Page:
You can’t eat your net worth

A recent article talked about net worth – what it is and how the writer calculated his own, how it can be used to track financial progress, including toward retirement, etc.

I wrote the following comment which several blog readers did not like.

Or, you could link all your accounts, assets, debt in a tool such as Fidelity net worth calculator and everything except major changes such as selling a property is auto updated daily for you. All you have to do is lower debt balances. 

I agree it’s an interesting number to know, but how necessary I’m not sure unless one is concerned about state and federal estate or inheritance taxes. Having it updated could be a big help for anyone settling an estate. 

Using net worth as a guide to how well one is doing toward retirement may provide a false sense of security unless selling some major assets is part of the retirement plan. A third of my net worth is in two homes neither of which I view as a usable investment.

If you look at average and median net worth by age, you will see that older Americans have the highest average net worth. For example, the highest average and median net worth is the 65-74 age group – $266,400 and $1,217,700. While seniors have the highest net worth, 65 and older Americans have the lowest median household income.

Don’t confuse net worth with retirement savings and investments. You can’t live off your house – unless you sell it or take some form of loan against the equity – which lowers your net worth.

According to Vanguard data, Americans 65+ have a median 87.7K and average $280K in retirement savings

Is net worth important?

Net worth is one way to check your financial pulse and spot strengths and weaknesses. However, it isn’t a perfect picture. Just because someone has a high net worth doesn’t mean they have a high standard of living. For example, a person’s home may pad their net worth figure, but they can still be cash poor if they don’t plan to sell it and have no savings.

Curiosity about others’ net worth can motivate us to set and pursue financial goals. It can also make us feel unnecessarily inferior. It’s important to remember that net worth isn’t a fixed number. It can change — positively or negatively — with time.

Nerd Wallet

Tracking net worth should be based on a worthwhile goal, not merely to compare one’s self with others.


  1. I agree. I mentally divide my net worth into two separate categories: my “investable assets” which I gradually sell to fund my retirement, and the rest such as my home, vehicles, and other personal property which I do not plan to sell to fund my retirement.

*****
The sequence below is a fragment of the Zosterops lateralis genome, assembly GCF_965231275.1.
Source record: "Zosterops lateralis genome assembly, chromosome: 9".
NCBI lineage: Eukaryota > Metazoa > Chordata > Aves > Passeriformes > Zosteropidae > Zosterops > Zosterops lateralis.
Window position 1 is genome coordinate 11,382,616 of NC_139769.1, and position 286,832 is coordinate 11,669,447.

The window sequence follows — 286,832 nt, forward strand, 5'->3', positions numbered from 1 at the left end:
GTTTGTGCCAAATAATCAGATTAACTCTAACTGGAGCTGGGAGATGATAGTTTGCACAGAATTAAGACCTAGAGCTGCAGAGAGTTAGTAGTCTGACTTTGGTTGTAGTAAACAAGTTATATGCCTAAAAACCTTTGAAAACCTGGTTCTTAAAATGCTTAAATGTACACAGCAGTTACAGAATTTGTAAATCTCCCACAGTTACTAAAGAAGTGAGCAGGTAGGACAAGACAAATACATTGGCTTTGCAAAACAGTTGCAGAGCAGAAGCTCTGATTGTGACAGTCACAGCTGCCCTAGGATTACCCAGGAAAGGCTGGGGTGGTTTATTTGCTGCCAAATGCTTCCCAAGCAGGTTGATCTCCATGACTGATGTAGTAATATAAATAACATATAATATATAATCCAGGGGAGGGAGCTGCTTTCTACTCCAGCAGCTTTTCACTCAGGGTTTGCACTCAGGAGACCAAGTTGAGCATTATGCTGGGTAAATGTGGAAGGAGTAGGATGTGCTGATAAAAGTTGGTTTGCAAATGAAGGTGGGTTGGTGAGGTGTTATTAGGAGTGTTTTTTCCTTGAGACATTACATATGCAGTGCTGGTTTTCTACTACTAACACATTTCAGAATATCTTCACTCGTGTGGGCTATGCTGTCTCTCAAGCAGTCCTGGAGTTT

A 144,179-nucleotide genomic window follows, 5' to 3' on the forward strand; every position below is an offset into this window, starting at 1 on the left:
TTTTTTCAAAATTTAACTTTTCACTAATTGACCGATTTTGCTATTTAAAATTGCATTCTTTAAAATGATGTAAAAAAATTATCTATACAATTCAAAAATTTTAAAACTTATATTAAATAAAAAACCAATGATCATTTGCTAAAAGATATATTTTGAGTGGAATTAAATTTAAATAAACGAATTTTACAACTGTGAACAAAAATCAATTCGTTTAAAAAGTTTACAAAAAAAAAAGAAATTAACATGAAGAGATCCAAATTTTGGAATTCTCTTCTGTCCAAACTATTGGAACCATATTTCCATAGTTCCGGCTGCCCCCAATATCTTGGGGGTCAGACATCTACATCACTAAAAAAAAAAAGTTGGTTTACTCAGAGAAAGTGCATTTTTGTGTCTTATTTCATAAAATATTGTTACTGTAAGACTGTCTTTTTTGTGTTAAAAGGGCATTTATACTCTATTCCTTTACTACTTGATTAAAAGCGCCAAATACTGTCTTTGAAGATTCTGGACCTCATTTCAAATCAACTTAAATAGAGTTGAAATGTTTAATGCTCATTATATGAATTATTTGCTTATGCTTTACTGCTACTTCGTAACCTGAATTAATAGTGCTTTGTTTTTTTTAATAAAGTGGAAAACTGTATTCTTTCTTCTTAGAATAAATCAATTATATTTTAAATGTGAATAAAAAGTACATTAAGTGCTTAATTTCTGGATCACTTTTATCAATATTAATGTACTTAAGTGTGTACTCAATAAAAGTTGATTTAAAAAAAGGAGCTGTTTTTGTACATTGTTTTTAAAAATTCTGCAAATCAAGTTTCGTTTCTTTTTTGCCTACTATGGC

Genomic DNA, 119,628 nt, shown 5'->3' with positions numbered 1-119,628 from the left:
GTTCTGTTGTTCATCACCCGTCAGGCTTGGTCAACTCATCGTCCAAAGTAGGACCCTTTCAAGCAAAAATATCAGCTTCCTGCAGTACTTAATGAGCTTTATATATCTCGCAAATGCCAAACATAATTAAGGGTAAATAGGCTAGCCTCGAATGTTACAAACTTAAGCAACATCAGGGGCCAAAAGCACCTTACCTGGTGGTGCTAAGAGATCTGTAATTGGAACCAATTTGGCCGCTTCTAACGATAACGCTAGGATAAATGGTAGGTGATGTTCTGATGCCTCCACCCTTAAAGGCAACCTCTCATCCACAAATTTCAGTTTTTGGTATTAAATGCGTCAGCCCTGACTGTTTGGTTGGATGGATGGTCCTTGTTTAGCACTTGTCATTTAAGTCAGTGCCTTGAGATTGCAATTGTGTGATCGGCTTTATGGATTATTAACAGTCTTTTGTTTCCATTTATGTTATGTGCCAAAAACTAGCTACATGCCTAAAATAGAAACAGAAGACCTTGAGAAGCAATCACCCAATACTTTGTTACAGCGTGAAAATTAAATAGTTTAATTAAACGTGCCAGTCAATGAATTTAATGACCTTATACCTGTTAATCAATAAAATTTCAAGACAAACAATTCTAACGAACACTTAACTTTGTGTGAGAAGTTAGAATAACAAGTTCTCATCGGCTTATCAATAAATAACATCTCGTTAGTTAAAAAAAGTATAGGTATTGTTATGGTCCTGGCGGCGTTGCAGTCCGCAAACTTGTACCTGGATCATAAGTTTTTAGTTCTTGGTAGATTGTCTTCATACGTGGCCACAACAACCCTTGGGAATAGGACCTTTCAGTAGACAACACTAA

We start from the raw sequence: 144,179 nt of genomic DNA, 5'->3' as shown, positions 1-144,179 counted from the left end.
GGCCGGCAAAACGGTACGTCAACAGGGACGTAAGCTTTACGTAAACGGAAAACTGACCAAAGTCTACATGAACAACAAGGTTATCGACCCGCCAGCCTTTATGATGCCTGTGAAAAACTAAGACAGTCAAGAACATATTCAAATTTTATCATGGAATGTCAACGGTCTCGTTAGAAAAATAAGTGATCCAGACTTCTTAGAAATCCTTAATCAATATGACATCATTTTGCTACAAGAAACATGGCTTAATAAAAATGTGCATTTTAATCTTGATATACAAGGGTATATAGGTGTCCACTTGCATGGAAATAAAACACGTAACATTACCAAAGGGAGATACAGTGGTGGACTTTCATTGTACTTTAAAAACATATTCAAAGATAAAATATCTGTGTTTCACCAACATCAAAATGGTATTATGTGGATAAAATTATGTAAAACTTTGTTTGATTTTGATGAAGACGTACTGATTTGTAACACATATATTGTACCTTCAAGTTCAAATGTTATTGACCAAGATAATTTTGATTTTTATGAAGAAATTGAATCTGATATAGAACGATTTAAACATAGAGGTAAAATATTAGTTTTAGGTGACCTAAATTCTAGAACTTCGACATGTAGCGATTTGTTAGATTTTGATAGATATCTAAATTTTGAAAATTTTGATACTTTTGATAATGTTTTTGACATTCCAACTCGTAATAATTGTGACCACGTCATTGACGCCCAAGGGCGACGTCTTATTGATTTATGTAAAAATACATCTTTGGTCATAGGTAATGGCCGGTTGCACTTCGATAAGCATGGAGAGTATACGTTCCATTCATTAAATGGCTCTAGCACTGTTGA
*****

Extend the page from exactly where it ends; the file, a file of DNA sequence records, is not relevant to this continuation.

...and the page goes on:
2. Just wait until the politicians come after high net worth families instead of high income earners. What if your COLA was based on your net worth?

    And no you can’t eat your net worth but could be forced to sell it off if you want to eat or live in a nursing home so it has some value.

    Liked by 1 person

    1. We’ve rewarded people who haven’t paid off their student debt (or attempted to since it appears the order is not legal). I don’t think it’s too much of a stretch for them to punish (or penalize) people that have saved for retirement. It will be called “equity,” and they will rationalize it however they see fit – not taking the sacrifice we’ve made to save along the way. What vacations or other material items did you do without saving for retirement?


  3. I agree with Richard. Net worth is of limited value. As he points out – you have to live somewhere. The primary value of a home is shelter – like transportation is for a car.

    With an IRA or 401 (k) – how much are they really worth after taxes are paid on any distribution are taken into consideration? On a house – how much would you net after closing costs and the real estate commission? Most folks probably count the house as worth the estimated selling price, but the net realized amount will be less – so their net worth is overstated. Investable assets are probably the best measure of how you are doing.


  4. This sounds like a tempest in a teapot. I occasionally see articles referring to family net worth figures by age groups and there is a natural tendency to want to compare. That’s about all it is.
    The wife and I use a spreadsheet and post updated retirement and other savings monthly. The “fixed” assets are updated annually so we don’t even look at them except once a year. It takes a few minutes at the beginning of the year and 5 minutes a month and I only stop and think about it if maybe we’re considering buying I bonds or whatever.
    It is a good look at what is happening monthly in case one or both of us should happen to exit the planet.

    Liked by 1 person

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